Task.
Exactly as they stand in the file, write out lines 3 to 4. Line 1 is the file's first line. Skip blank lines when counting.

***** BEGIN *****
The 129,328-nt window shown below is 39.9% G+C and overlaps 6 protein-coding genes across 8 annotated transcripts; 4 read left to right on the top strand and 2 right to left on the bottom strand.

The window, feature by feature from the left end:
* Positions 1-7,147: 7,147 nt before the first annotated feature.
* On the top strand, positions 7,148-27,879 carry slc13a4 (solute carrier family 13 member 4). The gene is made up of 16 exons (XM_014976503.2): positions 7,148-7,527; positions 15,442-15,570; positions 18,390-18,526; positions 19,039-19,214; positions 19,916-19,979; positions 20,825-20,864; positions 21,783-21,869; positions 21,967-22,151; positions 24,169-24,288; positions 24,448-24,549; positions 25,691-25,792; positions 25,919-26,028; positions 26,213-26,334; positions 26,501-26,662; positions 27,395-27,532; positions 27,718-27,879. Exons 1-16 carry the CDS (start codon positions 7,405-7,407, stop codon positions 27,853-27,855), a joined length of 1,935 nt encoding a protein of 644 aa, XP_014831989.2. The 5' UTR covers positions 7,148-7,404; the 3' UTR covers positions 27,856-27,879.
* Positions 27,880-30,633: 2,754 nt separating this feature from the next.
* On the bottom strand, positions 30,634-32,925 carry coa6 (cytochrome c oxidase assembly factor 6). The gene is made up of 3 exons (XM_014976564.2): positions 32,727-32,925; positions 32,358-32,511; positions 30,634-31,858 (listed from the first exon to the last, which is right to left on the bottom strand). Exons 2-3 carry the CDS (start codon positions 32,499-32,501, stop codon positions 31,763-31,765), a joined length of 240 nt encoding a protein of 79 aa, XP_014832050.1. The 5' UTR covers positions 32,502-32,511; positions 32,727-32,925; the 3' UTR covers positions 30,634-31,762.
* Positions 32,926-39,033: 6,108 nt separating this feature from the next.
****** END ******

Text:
* Positions 1-7,147: 7,147 nt before the first annotated feature.
* On the top strand, positions 7,148-27,879 carry slc13a4 (solute carrier family 13 member 4). The gene is made up of 16 exons (XM_014976503.2): positions 7,148-7,527; positions 15,442-15,570; positions 18,390-18,526; positions 19,039-19,214; positions 19,916-19,979; positions 20,825-20,864; positions 21,783-21,869; positions 21,967-22,151; positions 24,169-24,288; positions 24,448-24,549; positions 25,691-25,792; positions 25,919-26,028; positions 26,213-26,334; positions 26,501-26,662; positions 27,395-27,532; positions 27,718-27,879. Exons 1-16 carry the CDS (start codon positions 7,405-7,407, stop codon positions 27,853-27,855), a joined length of 1,935 nt encoding a protein of 644 aa, XP_014831989.2. The 5' UTR covers positions 7,148-7,404; the 3' UTR covers positions 27,856-27,879.